Ban All New Political Ads Before Election Day? Sounds Nice, May Be Impossible

Facebook has failed at this kind of effort before

Amid the deluge of viral falsehoods and presidential misinformation, it sounds like a downright relaxing idea: a total ban on new political ads, beginning one week before Election Day.

That’s Facebook’s plan, put forward last month as part of an effort to “protect our democracy” ahead of a nationwide vote that, even before the wild first presidential debate and President Trump’s COVID diagnosis, clearly needed new guardrails.

In explaining the looming ad halt, Facebook CEO Mark Zuckerberg said he’s worried there won’t be enough time in the final stretch of the campaign for “bad speech” in online political ads to be countered by “more speech” from competing online political ads. Rather than just sit back and let everyone reap the whirlwind, he’s shutting it all down for a week to prevent unanswered, lie-filled closing arguments from being the last thing voters see on Facebook before they head to the polls or mark their mail-in ballots.

The stakes are high. If this ad ban isn’t airtight, one side in any of the countless elections being decided this fall could suddenly gain an unfair, last-minute advantage by slipping prohibited ads through.

So the question is simple: Can Facebook actually make this ad ban stick?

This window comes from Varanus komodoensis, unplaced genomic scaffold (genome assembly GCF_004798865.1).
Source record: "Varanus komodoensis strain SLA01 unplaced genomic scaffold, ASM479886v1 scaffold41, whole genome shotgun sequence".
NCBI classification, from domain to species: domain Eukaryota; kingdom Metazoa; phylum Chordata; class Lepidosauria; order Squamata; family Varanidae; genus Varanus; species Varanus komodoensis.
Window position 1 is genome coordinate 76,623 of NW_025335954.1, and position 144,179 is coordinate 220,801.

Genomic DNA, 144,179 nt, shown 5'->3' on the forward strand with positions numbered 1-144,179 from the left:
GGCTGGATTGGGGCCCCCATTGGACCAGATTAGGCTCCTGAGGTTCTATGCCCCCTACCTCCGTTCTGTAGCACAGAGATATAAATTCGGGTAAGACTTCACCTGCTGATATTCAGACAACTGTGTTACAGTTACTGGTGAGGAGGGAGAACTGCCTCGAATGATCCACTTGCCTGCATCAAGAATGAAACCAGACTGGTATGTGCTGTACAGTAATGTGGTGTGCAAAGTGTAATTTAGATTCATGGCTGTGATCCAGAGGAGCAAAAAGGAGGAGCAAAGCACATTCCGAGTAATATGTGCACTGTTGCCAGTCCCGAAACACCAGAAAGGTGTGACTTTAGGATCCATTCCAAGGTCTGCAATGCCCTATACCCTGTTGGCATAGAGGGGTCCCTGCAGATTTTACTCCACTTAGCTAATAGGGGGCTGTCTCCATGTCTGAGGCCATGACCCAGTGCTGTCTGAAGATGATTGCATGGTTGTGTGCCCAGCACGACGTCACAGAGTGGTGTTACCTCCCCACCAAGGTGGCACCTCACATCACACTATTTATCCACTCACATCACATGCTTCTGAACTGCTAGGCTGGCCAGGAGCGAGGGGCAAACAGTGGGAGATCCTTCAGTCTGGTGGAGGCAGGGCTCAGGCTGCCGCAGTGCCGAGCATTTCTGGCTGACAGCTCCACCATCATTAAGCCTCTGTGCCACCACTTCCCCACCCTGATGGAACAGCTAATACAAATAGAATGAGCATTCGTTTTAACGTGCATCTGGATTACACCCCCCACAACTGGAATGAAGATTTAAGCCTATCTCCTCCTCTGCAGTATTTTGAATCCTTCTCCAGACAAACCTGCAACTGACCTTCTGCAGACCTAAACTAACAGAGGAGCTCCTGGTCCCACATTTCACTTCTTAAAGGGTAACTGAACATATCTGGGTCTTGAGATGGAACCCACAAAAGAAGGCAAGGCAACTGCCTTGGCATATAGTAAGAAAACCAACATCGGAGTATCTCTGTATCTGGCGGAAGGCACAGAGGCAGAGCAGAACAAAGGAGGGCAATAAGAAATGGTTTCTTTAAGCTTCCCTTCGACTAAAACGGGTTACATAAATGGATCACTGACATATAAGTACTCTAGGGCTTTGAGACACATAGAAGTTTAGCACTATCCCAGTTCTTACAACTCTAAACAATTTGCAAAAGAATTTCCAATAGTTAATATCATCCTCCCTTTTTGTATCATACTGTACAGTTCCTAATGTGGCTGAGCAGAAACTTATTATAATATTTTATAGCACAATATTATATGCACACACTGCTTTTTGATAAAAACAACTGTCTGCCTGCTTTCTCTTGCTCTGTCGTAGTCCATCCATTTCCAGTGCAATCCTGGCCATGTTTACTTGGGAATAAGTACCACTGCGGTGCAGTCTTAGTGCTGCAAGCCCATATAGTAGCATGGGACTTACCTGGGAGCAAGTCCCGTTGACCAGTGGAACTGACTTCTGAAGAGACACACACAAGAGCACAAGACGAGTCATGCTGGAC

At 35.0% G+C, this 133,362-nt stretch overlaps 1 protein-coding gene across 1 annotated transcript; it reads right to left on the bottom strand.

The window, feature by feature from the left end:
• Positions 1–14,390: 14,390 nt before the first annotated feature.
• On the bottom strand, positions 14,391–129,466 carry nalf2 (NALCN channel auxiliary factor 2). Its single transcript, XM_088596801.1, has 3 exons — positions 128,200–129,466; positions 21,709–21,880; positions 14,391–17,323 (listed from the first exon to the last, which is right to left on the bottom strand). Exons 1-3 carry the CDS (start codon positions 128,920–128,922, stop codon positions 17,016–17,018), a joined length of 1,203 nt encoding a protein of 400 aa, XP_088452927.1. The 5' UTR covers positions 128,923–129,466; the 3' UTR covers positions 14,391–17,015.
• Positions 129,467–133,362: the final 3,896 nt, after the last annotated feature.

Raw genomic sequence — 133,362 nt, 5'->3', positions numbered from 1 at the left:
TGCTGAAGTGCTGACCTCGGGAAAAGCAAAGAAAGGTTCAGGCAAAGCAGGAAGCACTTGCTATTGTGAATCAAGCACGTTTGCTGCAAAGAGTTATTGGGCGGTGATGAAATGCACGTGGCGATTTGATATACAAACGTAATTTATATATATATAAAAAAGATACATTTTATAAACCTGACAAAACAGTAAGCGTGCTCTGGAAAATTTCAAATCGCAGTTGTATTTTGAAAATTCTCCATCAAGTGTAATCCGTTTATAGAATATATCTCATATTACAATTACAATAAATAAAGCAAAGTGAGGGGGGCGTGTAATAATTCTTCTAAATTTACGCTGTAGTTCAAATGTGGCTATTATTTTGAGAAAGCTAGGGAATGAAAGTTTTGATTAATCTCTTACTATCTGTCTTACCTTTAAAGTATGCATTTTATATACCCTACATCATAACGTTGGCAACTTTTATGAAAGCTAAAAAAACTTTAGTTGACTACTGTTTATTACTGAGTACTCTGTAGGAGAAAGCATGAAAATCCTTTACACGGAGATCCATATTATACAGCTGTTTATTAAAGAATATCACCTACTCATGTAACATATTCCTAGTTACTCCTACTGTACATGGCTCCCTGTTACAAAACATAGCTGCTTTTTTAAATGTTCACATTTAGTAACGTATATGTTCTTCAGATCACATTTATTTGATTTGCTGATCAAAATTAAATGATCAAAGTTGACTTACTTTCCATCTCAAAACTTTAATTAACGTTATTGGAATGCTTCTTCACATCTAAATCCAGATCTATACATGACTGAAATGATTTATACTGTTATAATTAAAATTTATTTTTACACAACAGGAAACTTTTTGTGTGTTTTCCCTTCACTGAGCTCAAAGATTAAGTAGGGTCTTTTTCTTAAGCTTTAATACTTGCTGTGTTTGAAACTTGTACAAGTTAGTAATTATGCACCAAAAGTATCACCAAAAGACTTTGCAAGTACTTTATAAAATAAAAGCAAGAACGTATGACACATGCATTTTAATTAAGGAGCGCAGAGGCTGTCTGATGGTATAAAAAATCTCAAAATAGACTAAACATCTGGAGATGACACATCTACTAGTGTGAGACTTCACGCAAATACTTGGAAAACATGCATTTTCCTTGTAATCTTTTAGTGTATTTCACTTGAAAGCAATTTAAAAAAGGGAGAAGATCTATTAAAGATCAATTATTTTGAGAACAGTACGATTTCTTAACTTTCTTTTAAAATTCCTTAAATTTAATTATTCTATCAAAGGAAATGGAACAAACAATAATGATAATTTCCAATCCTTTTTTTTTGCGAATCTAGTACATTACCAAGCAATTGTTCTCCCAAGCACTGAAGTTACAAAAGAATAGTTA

The company’s ongoing failure to enforce a much smaller ban on political ads aimed at Washington state’s elections suggests major problems ahead. So does Facebook’s recent admission, in Washington state court, that it can’t simply flip a switch and block all political ads “with 100% accuracy.” In the context of a digital ban, the company said, “some ads inevitably slip through.”

Asked what this admission portends for the nationwide ban Facebook’s set to launch on October 27, Andy Stone, a company spokesperson, said the court filing speaks for itself.

He also confirmed that Facebook intends to block all political and issue ads aimed at American elections. Everything from your local school board fight on up to the chaos-filled race for president will be affected.

The unprecedented breadth of this ban makes it hard to imagine Facebook executing it perfectly, especially given that to this day, nearly two years after Facebook announced its ban on political ads in Washington state, the company is still failing to block supposedly banned ads—including several Washington state election ads shown in the image above.

Like the current plan to ban all American political ads, Facebook’s plan to ban political ads in Washington state began as a way to keep the company from getting in trouble for poor corporate citizenship.

When Facebook launched its Washington state ad ban in December 2018, it was attempting to avoid Washington state’s uniquely strong transparency requirements. The theory was simple: if no more Facebook ads were sold targeting Washington state’s elections, then no more state-level disclosures by Facebook would be required.

But it turned out Facebook couldn’t stop itself.

As Washington State Attorney General Bob Ferguson alleged in a lawsuit filed against Facebook in early April, the social media giant went on to sell more than $500,000 worth of ads to more than 150 different Washington state campaigns during the first 16 months after its supposed ad ban went into effect.